4. Be patient. Seeds don’t grow overnight. It’s easy to get discouraged when you don’t see immediate results. I look back on all the music I put out that didn’t catch traction, and instead of getting upset, I tried to view it as a part of the foundation. You’ll also listen to your music 2,3,5 years later, and be thankful that wasn’t the song to blow.
  5. Do what feels right. The artists we love the most are the ones that are most comfortable in their songs. No one wants to listen to someone that sounds unsure or uncomfortable.

Which tips would you recommend to your colleagues in your industry to help them to thrive and not “burn out”?

It’s important to take time to chill and refresh yourself. Burnout is real, especially for creatives. The job of a creative is to entertain others, tell the stories of the voiceless, and be vulnerable/share yourself with complete strangers. If the creative doesn’t make time for self, how will they want to continue to serve/make time for others? I can’t stress the importance of self-care enough!

You are a person of enormous influence. If you could inspire a movement that would bring the most amount of good to the most amount of people, what would that be? You never know what your idea can trigger. 🙂

My work away from music includes working with students in multiple districts in the Greater Lansing area, teaching, and facilitating Restorative Practices. Restorative Justice is a peaceful conflict resolution program that brings together victims and offenders. Restorative Justice addresses the root harm while giving the victim and offender a say in how they’d like to move forward. This concept has been implemented in the criminal justice system here and there, but I’d like to see it as an actual option when dealing with “criminals”. There are so many people behind bars that shouldn’t be. And with the US having a higher incarceration rate than any other country, imprisonment obviously doesn’t seem to correct behaviors. A movement that focuses on repairing, restoration, and communication in the criminal justice system is a movement I’m all for.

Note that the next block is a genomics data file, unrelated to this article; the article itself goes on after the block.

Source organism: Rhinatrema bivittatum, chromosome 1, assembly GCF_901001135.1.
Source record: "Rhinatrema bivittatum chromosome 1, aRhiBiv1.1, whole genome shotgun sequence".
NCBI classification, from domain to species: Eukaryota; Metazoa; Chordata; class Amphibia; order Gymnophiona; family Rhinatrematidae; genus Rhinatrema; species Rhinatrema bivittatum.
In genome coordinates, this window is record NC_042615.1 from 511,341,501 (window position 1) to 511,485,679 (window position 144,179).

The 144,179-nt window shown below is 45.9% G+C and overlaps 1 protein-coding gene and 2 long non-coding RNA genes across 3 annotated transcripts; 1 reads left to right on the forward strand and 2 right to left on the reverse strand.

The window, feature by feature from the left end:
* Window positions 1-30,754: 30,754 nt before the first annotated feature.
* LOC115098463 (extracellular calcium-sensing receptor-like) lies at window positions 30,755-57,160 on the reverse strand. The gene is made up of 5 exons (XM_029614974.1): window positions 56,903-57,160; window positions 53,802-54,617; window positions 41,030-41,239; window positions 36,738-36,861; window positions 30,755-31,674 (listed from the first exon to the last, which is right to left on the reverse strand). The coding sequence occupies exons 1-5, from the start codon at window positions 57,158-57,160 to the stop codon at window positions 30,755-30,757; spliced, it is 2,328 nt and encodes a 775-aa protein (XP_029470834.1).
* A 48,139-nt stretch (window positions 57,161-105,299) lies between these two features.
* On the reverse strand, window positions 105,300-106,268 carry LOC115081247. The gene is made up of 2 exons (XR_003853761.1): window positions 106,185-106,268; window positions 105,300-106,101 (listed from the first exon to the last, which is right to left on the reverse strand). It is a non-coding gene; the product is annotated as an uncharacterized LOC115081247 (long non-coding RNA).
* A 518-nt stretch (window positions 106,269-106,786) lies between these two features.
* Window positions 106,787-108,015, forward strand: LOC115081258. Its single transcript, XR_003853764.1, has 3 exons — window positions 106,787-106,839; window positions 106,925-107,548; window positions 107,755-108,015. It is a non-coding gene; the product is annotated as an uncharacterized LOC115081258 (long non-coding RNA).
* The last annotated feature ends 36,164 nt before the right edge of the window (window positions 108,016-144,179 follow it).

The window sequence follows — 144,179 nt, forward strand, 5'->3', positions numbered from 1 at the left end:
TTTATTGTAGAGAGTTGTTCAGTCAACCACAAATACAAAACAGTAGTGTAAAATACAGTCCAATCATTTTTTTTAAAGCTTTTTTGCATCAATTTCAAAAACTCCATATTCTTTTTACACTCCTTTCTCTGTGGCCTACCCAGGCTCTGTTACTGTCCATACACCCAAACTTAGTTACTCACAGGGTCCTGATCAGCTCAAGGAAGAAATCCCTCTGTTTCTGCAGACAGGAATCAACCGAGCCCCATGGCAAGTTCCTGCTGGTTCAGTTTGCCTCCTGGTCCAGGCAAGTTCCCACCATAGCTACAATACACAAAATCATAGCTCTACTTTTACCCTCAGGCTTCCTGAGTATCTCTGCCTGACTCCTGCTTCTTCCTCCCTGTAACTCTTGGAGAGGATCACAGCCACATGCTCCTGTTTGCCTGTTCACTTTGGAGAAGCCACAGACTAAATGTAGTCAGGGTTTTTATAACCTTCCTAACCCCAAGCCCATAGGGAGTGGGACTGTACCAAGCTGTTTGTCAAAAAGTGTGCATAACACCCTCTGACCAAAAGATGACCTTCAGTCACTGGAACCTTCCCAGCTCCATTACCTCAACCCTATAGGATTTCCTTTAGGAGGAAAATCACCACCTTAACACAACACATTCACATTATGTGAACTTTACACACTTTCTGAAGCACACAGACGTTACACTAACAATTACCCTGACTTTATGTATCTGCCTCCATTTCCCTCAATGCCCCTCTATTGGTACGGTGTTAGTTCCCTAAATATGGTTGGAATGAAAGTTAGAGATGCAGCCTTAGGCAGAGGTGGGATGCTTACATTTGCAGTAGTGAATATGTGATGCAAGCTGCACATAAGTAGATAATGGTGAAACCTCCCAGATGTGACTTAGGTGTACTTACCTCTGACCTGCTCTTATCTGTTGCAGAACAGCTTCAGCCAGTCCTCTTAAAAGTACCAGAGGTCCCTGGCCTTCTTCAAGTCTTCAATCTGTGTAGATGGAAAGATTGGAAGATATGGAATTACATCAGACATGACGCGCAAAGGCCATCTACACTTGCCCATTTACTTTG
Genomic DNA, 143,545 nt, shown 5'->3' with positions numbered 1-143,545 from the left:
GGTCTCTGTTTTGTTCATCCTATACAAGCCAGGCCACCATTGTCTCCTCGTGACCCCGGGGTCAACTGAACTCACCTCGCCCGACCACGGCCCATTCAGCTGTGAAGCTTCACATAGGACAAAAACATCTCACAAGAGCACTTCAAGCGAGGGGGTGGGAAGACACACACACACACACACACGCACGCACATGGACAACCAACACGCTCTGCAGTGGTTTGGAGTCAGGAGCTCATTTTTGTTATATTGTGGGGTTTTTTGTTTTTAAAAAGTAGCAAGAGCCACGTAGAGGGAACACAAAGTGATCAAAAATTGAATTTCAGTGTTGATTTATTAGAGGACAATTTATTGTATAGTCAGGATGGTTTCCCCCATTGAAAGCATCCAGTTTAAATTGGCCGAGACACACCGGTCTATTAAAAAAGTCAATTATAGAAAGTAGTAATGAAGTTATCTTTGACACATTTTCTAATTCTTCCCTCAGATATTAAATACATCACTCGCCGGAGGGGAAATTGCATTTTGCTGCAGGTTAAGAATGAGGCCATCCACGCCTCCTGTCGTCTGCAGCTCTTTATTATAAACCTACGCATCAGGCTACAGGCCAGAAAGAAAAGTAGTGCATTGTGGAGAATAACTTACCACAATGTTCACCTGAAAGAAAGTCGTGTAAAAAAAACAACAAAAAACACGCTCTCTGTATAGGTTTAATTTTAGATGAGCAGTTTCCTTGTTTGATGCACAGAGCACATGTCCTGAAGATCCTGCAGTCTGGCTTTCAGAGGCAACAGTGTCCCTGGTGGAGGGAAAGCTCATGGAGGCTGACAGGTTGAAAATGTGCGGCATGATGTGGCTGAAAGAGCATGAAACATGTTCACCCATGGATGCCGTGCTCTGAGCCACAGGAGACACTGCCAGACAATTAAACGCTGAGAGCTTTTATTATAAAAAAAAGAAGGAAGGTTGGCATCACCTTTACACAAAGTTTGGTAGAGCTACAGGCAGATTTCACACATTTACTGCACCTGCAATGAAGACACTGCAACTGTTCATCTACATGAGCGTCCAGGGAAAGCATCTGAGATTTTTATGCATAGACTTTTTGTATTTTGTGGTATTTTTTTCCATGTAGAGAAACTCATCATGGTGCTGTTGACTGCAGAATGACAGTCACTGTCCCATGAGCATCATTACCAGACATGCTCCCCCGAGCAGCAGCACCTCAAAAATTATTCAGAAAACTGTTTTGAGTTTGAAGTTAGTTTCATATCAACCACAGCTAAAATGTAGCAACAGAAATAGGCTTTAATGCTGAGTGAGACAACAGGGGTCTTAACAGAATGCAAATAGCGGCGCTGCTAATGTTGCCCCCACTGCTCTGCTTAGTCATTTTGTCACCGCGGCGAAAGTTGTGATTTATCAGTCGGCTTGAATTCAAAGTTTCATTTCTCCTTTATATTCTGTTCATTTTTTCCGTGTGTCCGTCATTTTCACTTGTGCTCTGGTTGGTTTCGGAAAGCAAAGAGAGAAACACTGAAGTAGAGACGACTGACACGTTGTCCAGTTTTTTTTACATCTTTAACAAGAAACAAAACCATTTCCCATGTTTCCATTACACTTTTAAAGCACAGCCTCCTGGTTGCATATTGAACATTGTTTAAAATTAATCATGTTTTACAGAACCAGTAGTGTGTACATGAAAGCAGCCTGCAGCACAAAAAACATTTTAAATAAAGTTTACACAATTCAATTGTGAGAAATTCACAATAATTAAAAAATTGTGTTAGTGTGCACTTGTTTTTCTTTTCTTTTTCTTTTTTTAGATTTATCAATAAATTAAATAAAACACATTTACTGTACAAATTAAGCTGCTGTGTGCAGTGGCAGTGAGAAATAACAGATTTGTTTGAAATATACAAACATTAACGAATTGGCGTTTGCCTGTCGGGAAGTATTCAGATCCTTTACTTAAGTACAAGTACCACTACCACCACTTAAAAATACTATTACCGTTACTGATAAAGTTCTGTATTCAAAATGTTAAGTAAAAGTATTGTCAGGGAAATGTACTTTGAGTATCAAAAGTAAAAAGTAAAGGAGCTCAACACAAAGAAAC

Can you please give us your favorite “Life Lesson Quote”? Can you share how that was relevant to you in your life?

“Seek first to understand, then to be understood” — Stephen Covey

Being able to scale back and see a perspective other than my own has been the biggest lesson for me. Seeing other perspectives, ideas, and thoughts, allows you to realize you don’t have all the answers, and there’s still a lot to learn.

Is there a person in the world, or in the US whom you would love to have a private breakfast or lunch with, and why? He or she might just see this, especially if we tag them. 🙂

Erykah Badu, what’s up Auntie!! Let’s do breakfast… I can cook. (:

But seriously, Erykah Badu sharing my first song ever gave me the confidence to be myself and in result, has allowed me to become the artist I am today.

She comes from the era and the sound that has influenced me the most, so to be able to ask her questions about her influences and her story would be a dream of mine.

How can our readers follow you online?

@mikeyyaustin is my handle on all social media!

This was very meaningful, thank you so much! We wish you continued success!